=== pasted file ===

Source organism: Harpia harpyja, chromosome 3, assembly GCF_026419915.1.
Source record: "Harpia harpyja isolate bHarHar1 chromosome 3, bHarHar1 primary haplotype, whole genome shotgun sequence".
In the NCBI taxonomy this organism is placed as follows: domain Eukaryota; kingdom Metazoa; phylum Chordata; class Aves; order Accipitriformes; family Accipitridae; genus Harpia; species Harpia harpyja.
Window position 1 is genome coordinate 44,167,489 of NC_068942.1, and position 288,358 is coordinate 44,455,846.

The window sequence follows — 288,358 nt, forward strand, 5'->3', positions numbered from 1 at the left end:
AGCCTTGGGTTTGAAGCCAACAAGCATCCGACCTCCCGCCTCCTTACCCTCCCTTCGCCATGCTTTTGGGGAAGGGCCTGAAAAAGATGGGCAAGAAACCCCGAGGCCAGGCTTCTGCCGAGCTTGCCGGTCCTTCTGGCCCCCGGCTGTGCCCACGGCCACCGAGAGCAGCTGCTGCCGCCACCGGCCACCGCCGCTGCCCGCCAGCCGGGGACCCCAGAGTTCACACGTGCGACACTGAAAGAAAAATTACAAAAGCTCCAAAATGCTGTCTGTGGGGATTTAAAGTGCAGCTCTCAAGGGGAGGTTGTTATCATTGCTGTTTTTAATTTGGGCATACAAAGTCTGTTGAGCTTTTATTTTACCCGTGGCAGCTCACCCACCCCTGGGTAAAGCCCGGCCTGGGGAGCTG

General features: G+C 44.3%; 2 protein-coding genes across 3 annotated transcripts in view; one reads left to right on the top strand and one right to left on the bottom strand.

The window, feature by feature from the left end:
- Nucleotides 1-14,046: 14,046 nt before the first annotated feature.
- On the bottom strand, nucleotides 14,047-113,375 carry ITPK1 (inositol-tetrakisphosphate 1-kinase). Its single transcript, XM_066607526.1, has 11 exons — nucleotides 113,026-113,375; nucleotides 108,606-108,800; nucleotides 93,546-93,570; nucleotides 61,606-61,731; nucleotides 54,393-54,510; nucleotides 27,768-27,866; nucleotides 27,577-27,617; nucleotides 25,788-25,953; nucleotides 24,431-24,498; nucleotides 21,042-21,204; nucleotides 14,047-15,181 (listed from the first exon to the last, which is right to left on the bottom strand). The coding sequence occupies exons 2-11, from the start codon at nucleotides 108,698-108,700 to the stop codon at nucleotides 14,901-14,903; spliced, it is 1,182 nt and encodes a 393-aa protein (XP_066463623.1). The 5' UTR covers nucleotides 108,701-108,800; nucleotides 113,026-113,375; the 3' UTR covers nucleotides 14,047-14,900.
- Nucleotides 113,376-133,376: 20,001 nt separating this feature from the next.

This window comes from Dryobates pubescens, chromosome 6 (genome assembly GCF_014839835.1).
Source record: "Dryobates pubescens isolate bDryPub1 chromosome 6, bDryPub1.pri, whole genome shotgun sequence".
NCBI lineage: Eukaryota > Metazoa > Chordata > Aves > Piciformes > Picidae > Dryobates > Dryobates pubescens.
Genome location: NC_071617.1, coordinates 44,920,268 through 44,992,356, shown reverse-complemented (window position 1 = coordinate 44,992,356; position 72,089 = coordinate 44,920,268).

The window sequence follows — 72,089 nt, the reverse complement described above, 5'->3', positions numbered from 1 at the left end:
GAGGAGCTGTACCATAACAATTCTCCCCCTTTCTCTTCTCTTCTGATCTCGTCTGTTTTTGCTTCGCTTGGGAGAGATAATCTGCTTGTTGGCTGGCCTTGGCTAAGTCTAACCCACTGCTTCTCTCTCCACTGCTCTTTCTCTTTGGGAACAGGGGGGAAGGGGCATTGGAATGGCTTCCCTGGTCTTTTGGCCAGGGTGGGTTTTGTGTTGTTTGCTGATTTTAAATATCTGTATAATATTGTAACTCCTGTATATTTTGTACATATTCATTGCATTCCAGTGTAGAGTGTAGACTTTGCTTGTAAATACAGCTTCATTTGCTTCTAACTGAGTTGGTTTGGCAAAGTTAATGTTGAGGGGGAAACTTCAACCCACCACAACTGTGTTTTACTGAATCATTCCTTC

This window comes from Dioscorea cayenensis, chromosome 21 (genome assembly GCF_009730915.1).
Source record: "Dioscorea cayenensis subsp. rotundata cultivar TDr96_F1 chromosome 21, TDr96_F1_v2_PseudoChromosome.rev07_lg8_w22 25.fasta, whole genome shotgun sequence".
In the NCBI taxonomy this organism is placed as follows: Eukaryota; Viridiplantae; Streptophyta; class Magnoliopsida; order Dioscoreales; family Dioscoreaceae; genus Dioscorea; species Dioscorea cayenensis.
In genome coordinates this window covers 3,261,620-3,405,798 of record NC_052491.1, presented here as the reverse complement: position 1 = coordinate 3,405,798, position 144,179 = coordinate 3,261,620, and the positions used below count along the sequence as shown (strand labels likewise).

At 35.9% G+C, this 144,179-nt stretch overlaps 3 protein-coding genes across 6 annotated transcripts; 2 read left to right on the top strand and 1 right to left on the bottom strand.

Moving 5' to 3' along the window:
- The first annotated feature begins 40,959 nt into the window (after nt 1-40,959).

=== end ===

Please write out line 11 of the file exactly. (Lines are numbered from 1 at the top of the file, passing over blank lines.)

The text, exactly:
- Nucleotides 113,376-133,376: 20,001 nt separating this feature from the next.